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How to Deal with Randomness in the Stock Market

Technical traders acknowledge that random events can and do cause a stock to have an occasional wild price departure from the norm, but the acknowledgement doesn’t alter the expectation that prices will behave normally. For example, you sometimes see a price spike so big that you don’t know how to interpret it. Often, you never find out why such a bizarre price occurred.

A price spike is the equivalent of a tornado in weather forecasting. You know the conditions that cause tornadoes — you just don’t know exactly when an actual tornado will develop.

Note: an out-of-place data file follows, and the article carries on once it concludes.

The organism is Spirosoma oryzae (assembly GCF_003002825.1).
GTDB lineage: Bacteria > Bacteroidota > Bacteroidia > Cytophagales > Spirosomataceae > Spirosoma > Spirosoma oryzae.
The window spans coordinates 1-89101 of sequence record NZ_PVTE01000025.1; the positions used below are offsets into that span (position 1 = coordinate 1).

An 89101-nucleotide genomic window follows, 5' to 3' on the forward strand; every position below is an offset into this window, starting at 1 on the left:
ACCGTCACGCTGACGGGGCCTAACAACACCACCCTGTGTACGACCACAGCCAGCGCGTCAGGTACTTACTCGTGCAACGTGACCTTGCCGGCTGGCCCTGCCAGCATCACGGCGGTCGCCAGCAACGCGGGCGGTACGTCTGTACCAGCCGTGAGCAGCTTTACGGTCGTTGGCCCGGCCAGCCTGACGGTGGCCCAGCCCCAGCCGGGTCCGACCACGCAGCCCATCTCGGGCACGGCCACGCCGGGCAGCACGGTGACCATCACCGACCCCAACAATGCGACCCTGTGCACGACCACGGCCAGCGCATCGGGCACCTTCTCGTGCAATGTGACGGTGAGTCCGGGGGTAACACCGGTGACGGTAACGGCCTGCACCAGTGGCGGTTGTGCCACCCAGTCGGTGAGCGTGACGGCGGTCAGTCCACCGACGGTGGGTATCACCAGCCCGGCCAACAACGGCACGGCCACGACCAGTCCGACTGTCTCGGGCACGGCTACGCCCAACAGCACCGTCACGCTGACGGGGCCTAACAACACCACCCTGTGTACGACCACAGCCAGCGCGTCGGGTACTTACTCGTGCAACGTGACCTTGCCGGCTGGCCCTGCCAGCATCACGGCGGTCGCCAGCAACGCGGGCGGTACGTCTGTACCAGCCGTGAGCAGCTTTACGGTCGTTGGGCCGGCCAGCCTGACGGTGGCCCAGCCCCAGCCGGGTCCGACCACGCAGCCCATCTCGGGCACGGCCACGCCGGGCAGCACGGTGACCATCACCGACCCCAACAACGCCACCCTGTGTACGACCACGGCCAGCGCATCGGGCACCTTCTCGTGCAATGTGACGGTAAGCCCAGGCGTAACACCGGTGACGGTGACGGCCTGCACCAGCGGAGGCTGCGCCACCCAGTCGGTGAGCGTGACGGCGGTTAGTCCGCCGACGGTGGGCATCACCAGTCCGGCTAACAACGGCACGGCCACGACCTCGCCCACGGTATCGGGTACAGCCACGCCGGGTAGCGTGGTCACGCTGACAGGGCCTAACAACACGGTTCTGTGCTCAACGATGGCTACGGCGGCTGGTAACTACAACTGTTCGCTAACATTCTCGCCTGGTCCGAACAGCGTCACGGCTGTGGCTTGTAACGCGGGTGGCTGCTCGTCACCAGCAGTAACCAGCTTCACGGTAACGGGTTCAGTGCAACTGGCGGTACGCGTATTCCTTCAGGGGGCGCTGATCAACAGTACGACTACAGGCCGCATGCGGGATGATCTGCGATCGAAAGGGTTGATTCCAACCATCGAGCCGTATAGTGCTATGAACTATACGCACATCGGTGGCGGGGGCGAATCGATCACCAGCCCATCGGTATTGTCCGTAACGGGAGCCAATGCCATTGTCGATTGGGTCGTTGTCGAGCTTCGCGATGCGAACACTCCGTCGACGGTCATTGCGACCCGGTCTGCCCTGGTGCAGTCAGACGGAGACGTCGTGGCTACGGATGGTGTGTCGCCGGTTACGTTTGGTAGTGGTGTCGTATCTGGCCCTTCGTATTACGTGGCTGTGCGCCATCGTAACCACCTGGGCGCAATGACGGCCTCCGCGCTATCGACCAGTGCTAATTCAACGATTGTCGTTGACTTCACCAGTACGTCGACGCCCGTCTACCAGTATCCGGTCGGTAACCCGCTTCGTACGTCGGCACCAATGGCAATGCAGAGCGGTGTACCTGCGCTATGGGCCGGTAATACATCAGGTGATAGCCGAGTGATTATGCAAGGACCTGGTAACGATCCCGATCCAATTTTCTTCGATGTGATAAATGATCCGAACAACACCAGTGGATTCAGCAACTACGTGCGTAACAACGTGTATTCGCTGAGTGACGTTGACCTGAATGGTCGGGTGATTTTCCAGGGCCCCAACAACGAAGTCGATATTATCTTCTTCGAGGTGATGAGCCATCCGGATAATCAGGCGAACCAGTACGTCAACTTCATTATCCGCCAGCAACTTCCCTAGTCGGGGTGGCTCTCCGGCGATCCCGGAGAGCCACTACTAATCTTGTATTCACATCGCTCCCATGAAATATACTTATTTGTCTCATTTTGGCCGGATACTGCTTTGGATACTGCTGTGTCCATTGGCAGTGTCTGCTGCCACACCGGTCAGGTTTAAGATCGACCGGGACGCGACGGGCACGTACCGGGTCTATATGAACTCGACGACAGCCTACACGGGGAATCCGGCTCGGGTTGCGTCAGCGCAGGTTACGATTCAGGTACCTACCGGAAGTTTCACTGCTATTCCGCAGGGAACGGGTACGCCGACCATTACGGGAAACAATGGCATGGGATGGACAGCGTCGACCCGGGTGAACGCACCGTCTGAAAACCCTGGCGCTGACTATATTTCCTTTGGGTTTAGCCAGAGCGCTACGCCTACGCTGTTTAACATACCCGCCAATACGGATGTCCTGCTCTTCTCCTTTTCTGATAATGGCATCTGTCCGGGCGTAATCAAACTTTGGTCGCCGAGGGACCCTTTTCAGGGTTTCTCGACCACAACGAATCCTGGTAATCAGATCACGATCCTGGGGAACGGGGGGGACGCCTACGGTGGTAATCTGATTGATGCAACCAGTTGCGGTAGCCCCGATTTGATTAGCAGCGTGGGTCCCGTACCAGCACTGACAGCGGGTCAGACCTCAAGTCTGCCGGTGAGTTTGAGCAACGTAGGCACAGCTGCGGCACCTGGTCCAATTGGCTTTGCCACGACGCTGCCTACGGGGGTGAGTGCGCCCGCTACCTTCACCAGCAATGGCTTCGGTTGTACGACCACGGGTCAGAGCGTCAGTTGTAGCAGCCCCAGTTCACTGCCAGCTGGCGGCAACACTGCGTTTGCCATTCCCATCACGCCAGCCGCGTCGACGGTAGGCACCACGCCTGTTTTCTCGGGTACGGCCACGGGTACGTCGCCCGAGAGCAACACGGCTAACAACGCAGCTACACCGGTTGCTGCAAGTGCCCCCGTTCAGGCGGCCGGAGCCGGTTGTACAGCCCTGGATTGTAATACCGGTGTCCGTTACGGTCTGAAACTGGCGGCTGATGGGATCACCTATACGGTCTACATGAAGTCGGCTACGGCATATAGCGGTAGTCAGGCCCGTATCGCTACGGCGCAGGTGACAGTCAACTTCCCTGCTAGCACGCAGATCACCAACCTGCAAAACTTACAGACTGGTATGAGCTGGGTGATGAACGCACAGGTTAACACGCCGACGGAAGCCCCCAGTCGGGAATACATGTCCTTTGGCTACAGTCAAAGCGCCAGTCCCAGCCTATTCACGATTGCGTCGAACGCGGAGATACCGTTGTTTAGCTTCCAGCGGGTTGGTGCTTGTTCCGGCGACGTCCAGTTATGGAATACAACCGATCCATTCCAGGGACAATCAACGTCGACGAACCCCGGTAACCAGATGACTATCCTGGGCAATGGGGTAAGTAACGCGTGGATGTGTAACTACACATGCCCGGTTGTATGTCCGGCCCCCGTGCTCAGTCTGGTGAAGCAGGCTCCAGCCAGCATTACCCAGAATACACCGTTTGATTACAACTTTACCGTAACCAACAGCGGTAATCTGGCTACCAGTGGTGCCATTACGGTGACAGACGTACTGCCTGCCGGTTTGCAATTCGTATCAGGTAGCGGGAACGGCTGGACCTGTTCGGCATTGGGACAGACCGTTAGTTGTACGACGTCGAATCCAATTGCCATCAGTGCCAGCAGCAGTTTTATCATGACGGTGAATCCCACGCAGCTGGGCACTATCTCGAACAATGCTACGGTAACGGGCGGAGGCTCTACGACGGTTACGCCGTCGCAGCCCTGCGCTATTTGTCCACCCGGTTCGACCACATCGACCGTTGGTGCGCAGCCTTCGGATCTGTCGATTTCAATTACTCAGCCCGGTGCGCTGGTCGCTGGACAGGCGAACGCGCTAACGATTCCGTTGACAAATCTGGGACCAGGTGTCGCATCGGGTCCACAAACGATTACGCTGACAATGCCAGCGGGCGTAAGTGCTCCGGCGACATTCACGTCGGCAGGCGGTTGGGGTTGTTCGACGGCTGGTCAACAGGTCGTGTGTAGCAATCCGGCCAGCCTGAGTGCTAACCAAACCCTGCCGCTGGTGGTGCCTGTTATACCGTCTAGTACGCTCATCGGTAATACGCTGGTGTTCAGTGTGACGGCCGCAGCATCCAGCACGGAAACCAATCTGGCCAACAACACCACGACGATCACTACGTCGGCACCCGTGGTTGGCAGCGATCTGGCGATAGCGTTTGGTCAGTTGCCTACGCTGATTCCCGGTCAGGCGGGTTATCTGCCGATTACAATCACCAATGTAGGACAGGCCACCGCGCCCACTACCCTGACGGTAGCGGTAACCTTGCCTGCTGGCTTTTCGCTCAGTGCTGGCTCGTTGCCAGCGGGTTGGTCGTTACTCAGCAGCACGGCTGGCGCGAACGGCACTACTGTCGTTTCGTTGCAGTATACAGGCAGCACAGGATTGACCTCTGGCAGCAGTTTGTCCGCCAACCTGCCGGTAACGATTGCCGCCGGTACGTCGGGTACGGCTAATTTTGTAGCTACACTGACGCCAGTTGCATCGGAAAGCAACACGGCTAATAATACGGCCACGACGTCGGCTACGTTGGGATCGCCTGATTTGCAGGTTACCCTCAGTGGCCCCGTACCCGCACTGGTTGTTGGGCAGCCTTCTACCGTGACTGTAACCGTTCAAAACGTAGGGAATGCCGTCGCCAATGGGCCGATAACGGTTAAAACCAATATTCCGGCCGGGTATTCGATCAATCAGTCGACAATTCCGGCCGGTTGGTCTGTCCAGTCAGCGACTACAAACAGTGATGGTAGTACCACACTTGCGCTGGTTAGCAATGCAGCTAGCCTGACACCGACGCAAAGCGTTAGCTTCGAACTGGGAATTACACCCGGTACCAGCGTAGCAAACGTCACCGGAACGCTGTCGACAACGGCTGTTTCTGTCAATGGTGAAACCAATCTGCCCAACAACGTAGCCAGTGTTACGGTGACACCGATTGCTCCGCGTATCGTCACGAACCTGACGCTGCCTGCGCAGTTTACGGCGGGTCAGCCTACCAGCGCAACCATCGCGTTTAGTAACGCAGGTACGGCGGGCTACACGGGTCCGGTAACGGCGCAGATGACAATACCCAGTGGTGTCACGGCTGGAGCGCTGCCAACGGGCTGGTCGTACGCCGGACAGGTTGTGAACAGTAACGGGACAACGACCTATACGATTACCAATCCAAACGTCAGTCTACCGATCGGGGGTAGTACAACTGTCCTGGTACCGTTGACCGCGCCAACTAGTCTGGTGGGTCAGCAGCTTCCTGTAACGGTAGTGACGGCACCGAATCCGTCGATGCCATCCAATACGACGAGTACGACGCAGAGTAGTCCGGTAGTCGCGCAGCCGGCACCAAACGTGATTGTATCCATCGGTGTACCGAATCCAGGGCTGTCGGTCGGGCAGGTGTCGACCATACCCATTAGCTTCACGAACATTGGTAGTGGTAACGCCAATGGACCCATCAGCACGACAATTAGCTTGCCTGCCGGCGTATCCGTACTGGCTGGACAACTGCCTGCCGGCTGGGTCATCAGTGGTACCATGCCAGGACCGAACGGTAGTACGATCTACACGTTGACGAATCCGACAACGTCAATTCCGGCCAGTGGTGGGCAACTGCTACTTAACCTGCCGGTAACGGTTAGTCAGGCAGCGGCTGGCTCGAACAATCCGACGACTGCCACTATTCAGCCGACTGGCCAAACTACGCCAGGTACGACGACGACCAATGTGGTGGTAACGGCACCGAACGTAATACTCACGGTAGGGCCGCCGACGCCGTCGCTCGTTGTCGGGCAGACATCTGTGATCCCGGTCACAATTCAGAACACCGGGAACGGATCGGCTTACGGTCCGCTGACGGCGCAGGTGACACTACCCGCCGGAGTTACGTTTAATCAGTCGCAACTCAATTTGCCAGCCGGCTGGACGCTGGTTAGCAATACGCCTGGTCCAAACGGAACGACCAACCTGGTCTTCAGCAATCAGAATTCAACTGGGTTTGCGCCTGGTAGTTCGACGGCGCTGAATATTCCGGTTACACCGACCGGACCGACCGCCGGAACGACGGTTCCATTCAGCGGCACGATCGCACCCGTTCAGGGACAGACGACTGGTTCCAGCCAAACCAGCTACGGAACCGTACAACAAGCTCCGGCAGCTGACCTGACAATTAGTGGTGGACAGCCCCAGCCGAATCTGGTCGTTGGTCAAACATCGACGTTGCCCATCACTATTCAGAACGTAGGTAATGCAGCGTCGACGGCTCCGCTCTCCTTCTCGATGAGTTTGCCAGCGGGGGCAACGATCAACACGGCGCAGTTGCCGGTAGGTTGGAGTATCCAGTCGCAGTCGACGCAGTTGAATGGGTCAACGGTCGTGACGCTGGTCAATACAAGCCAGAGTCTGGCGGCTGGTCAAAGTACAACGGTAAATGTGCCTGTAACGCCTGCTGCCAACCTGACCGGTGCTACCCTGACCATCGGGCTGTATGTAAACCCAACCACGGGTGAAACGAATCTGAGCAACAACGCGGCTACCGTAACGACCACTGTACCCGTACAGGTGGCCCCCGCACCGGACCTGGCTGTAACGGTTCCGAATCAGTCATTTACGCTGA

Although nature may not be able to deliver a tornado in Alaska in January, the equivalent does happen in markets. Most market tornadoes, like Black Monday in 1987 (when the S&P 500 fell more than 20 percent in a single day), give plenty of technical warnings ahead of time. The problem is that traders often have those same warnings and don’t get a Black Monday. This is an inconvenient fact of life that you have to accept.

Spikes are both a problem and an opportunity:

  • If you know why a spike is occurring because you’re well informed about world events and market chatter in response to the world events, you may chose to ride it out.

  • To exit on fear of randomness is okay, too. You take no risk when you are out of the market. Nowhere is it written that you must have a position in the market at all times.

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